(Centers for Disease Control via Getty Images)
Nurses’ calls for better hospital preparation around Ebola have landed on the bargaining table. California’s powerful nurses’ union has been bargaining with Kaiser Permanente for months over a new contract, and is now adding to its list of demands better training, protection, and insurance coverage for nurses who may treat patients infected with Ebola.
Diane McClure, a nurse at Kaiser’s South Sacramento facility, says nurses still had no meaningful training more than a month after a patient was admitted to the hospital for a potential Ebola infection, though he later tested negative for the virus.
“Kaiser felt all they had to do was pull up some CDC flyers and put them on the lunchroom tables or up in the bathrooms,” she says. Continue reading
Members of the California Nurses Association rallied in Sacramento in May to raise awareness around what they say are patient care concerns in California hospitals. (April Dembosky/KQED)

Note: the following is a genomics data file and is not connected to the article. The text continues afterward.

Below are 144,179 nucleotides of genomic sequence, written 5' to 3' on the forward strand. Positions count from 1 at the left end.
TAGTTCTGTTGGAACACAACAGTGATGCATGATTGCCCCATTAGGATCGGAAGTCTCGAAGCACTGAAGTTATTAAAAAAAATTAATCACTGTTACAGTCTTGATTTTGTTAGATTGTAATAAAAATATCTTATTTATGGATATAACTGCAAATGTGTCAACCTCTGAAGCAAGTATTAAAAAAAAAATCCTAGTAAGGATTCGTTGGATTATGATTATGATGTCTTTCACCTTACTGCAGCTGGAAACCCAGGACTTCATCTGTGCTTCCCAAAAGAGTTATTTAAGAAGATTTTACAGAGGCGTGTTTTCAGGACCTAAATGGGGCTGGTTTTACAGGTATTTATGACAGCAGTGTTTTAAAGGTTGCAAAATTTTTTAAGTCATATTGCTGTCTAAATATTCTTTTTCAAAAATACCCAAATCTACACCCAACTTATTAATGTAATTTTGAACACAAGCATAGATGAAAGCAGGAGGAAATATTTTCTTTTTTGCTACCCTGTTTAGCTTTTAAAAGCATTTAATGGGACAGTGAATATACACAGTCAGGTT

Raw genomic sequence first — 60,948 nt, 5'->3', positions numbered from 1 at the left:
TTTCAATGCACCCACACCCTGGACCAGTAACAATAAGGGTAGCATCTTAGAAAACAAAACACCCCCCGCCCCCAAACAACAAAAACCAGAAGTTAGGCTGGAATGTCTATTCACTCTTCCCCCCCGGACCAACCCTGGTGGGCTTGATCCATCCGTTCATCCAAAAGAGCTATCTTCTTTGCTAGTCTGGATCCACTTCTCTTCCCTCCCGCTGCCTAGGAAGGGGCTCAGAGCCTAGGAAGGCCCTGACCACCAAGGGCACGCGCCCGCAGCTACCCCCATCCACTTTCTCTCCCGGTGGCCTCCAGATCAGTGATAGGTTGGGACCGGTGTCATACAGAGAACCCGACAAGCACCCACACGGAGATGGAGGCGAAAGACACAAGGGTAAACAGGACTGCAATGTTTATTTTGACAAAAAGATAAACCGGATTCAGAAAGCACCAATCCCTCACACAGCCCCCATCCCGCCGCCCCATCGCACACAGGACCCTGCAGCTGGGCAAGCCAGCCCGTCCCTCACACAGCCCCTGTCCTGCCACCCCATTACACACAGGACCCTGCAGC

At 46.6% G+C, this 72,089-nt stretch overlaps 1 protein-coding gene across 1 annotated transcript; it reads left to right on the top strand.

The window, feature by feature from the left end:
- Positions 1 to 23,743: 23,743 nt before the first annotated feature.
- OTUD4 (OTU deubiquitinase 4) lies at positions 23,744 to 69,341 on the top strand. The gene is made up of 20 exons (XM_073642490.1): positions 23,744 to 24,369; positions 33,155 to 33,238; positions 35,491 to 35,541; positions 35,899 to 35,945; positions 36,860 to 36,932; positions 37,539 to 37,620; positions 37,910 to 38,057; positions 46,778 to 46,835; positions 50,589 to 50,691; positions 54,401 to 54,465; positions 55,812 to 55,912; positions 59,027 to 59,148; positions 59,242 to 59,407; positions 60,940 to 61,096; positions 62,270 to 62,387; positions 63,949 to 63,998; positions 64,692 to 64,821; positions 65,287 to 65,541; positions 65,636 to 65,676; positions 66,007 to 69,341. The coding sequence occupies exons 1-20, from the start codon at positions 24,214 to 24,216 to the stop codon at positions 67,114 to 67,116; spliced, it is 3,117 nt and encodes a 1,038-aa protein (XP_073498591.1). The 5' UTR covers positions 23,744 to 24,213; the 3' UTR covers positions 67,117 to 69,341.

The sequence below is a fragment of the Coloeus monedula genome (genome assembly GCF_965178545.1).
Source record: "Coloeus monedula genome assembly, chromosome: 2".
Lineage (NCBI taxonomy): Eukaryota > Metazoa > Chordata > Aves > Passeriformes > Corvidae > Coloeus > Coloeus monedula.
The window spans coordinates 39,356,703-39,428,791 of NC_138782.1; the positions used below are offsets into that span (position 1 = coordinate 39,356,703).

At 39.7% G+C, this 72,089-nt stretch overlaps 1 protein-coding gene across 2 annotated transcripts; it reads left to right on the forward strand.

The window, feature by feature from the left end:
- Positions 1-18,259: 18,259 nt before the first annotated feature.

Going to a nurses union meeting is a little bit like going to an evangelical church service.
Contract talks begin next week on new four-year contract.
“We all have to stand up, and it’s a struggle,” says nurse Veronica Cambra, reporting a grievance at Kaiser Hospital in Fremont as though she’s giving testimony. “And we will overcome this, okay?”
The rest of the nurses respond with the passion of a devout congregation, humming “Mmm hmmm,” and “That’s right,” through the series of speeches.
The union heads at the front of the room interject now and then to rally the group around a unifying message.